Even when you have a trading “edge”, it’s possible to lose money. The principle of “position sizing” is more important than any stock-picking or trade-timing system. But it’s impossible to get a handle on optimum position size without first calculating your *trading expectancy.*

## Trading Expectancy and its Relationship to Position Size

In **last Wednesday’s post** we saw how sometimes a “winning” trading system can end up losing real money, just by ignoring the principle of position sizing.

We saw how in a landmark case study, 40 Ph.D’s were given a very winnable game… but 38 of them managed to louse it up simply by failing to use a system to manage the size of their bets.

2 of the 40 Ph.D’s made money. Their success had nothing to do with fundamental or technical analysis, but rather **controlling their bet size**.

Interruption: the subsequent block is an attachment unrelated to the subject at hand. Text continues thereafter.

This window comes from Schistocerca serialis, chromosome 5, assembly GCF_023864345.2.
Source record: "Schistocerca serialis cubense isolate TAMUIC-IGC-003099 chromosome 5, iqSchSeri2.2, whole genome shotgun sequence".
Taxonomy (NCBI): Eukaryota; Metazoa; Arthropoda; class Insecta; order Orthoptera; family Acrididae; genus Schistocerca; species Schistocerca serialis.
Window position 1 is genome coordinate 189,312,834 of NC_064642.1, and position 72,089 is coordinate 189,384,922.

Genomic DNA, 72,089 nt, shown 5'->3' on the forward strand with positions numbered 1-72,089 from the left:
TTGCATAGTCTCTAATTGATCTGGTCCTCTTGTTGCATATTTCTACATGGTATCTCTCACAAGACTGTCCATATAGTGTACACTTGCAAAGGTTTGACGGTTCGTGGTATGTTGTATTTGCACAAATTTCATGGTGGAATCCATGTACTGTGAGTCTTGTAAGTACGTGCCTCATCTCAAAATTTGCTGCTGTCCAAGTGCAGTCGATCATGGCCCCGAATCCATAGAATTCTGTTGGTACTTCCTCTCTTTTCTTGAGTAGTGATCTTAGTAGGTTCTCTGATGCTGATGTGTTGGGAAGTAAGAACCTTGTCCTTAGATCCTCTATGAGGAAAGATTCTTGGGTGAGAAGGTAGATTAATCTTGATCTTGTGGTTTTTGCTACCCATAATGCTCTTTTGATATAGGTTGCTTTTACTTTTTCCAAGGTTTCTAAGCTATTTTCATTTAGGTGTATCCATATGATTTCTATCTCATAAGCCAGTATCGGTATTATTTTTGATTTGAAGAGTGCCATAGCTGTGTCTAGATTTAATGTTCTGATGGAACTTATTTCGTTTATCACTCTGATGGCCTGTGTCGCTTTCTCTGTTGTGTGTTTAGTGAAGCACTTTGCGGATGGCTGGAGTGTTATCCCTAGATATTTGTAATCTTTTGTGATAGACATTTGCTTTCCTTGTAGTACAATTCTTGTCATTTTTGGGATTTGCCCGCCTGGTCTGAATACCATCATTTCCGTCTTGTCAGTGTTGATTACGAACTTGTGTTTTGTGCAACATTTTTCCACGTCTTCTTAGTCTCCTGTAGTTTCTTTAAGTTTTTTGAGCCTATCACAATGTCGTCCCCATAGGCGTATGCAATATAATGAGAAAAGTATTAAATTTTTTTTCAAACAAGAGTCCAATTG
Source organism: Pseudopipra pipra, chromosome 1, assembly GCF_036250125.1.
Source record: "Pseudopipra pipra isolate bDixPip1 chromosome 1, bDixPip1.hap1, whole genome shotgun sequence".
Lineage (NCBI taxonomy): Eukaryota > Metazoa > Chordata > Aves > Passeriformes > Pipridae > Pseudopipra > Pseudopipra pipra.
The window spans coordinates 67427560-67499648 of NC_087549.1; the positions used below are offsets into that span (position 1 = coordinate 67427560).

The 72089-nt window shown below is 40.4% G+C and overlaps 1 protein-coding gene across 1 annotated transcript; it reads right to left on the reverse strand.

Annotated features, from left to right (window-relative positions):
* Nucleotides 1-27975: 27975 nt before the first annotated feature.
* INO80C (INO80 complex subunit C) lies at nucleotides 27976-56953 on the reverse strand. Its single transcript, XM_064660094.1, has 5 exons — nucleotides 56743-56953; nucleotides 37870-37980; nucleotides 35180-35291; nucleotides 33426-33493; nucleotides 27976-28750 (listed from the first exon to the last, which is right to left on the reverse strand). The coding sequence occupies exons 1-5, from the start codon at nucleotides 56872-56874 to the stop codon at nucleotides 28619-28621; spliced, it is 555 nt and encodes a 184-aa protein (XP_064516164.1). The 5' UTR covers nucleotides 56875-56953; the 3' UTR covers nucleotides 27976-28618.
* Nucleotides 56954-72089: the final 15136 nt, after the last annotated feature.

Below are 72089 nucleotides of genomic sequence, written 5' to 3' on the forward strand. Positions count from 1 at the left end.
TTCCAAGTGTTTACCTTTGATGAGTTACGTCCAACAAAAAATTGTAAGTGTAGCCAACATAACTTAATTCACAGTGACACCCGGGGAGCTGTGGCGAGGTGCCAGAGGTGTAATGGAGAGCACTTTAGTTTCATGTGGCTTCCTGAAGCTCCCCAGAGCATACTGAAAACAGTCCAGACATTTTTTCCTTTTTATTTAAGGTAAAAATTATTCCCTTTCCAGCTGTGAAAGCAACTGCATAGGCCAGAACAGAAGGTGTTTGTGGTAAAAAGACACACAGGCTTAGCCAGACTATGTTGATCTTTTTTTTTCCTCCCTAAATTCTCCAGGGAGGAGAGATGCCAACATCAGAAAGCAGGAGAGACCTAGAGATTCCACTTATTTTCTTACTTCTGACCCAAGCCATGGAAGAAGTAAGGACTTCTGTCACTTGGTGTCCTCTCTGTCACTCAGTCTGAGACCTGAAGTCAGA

In that last post we introduced ‘position sizing’ to fix the problem of getting KILLED, even when you have the advantage of “edge”.

But we didn’t fully address… actually, we only TOUCHED… the idea of **HOW to optimize**.

The idea is that a winning trading system can be tweaked*…* to become even winning-“er”… by *optimizing *the *position size*.

**But let’s back it up a step.**

How do we determine if we’ve got a winning system in the first place? How do we figure out if the game we’re playing has a winning edge… to begin with?

This question has to be addressed first. THEN we can talk about this ‘optimization’ business.

The answer is in **calculating Trading Expectancy**.

First we’ll explore ways to calculate our trading expectancy.

THEN, we’ll learn how to USE trading expectancy to determine the **optimal position size**.

## Trading Expectancy: Do You Have an “Edge”?

There are four basic variables in calculating trading expectancy in any system:

- The number of winners;
- The average amount won.
- The number of losers;
- The average amount lost.

This is the formula: [NoW X Aw] – [NoL X Al].